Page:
Are cigarette butts biodegradable?

Most cigarette filters are composed of cellulose acetate, a form of plastic. The white fibers you see in a cigarette filter are NOT cotton, but a plastic that can persist in the environment as long as other forms of plastic.

Clean Virginia Waterways has looked extensively for a published, scientific research paper on the topic of how long cigarette butts take to degrade, and could find none. (If you know of one, please send us an email with details.) Various sources have stated that cigarette filters take 18 months to 10 years to degrade. It is safe to say that the cellulose acetate fibers in cigarette filters, like other plastics, are with us for some time after they are discarded. Since environments differ—some places are wetter, dryer, sunnier, colder, hotter, windy, etc.—so too will the degrading time differ. A cigarette butt that is littered in the Grand Canyon will degrade differently than one that is littered in Virginia.

But even if cigarette filters were quick to degrade, we would still have fires caused by lit cigarette butts, and the toxins found in cigarette butts would still be harmful. That is why Clean Virginia Waterways believes the best way to decrease cigarette butt litter is to educate smokers, rather than try to make filters biodegradable.

What do we mean by "biodegradable?"

When we say "biodegrade," we are saying that something living, for example, bacteria, is responsible for "degrading" an item. There are many methods, however, that lead to something being "degraded." Sunlight, for example, can degrade some things. For example, sunlight can make some plastics brittle. Studies done on plastics in the oceans show that most plastics are broken-down by the UV waves of sunlight. Wind and water can cause erosion which is a form of degradation. Freezing and thawing can also physically change and breakdown items.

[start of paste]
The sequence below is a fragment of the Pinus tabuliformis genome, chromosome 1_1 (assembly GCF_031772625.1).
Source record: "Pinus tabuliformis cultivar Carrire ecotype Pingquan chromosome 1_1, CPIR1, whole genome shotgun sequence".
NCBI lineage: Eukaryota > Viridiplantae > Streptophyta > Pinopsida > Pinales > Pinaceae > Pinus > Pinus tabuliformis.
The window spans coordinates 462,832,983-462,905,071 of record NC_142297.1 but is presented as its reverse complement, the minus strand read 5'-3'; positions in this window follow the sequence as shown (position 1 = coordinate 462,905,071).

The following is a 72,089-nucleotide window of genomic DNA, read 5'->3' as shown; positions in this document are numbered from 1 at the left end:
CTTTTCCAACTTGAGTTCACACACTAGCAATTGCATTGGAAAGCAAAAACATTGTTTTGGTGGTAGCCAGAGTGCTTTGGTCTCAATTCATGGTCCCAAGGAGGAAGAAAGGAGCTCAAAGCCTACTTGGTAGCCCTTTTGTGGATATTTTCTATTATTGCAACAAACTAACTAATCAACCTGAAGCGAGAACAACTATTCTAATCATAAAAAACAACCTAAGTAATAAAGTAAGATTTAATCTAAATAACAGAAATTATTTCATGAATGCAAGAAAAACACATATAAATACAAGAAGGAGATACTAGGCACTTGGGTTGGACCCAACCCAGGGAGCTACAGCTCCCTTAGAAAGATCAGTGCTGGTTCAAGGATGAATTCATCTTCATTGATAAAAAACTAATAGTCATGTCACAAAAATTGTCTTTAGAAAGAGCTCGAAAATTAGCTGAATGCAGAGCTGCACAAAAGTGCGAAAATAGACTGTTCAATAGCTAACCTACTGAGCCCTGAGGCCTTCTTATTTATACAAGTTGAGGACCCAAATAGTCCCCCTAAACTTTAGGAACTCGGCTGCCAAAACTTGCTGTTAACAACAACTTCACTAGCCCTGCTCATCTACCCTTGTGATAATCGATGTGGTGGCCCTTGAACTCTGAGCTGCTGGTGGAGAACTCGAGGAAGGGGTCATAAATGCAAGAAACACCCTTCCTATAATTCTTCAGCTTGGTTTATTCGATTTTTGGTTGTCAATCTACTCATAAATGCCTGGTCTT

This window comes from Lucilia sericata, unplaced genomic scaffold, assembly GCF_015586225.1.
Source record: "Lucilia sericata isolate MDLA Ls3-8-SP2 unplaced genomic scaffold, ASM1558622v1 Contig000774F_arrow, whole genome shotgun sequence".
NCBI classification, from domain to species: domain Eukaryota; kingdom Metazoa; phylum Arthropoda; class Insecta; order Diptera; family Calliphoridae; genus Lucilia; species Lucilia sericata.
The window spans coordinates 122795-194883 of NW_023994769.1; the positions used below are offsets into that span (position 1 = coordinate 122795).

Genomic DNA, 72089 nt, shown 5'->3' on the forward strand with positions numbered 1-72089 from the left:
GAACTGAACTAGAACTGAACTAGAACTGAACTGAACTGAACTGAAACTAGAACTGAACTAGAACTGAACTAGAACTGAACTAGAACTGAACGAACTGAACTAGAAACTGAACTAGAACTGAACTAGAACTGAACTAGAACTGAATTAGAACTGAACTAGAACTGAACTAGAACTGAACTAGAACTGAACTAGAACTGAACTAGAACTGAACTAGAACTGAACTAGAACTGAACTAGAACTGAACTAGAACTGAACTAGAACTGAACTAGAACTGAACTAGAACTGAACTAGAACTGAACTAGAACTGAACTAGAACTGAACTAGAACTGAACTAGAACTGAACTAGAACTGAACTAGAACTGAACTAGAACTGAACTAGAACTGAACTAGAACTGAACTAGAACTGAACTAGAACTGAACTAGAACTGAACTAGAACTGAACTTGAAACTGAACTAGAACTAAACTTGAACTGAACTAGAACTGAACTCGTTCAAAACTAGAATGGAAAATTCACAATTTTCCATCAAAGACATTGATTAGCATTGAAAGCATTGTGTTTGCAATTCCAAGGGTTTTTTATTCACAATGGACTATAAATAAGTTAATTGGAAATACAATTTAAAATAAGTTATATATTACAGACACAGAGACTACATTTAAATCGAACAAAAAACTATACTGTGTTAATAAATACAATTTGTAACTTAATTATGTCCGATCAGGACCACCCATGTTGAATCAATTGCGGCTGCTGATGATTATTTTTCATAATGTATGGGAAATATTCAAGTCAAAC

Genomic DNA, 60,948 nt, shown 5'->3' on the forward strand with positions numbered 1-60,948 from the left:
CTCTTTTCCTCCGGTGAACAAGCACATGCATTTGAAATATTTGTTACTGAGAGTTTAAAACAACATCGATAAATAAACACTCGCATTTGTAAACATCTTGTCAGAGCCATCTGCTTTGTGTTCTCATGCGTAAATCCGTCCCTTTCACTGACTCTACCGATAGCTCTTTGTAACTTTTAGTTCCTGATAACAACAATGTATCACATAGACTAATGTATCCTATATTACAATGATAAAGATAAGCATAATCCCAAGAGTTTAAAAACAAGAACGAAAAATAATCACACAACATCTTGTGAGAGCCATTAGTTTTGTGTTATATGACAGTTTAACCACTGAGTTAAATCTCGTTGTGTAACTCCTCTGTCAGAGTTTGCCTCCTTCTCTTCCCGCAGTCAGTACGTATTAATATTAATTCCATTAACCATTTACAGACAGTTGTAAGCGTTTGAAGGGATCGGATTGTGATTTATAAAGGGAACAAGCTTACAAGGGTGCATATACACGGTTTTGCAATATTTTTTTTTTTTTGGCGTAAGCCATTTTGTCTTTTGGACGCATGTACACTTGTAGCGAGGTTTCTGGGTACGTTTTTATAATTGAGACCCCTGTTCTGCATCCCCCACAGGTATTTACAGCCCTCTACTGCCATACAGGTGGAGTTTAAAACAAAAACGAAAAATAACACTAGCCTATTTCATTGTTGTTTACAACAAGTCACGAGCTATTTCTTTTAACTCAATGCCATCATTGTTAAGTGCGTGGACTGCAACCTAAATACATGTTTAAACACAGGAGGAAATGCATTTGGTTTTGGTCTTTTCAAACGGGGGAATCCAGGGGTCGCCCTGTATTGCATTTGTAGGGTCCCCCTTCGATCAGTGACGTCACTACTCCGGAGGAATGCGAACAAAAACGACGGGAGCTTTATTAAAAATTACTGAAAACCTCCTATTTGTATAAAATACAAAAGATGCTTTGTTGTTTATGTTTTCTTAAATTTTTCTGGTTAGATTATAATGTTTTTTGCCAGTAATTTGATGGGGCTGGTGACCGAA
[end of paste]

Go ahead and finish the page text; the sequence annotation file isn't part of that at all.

Degradable: susceptible to chemical breakdown.

Degrade: to break down a compound; to become degraded, weakened, deteriorate, to decompose.

Biodegradable: capable of decaying through the action of living organisms.

Photodegradable: capable of being broken down by light.

Photodecomposition: The breaking down of molecules by radiant energy.

Definitions from the Random House Dictionary, 2nd edition, Unabridged.

Click here for newspaper articles about how communities are trying to reduce cigarette litter.

Read all about cigarette butt litter!

Click here to read an article that was published in the August 2000 issue of the American Littoral Society journal, The Underwater Naturalist. This article, by CVW's Executive Director Kathleen M. Register, includes background data, such as the fact that 2.1 billion pounds of cigarette filters were discarded worldwide in 1998, along with results of her research showing that leached chemicals from cigarette filters are deadly to the water flea Daphnia magna, a small crustacean at the lower end of, but important to the aquatic food chain.


Students and Teachers:

Are you interested in doing a science fair project on cigarette litter? Click here for ideas and information.

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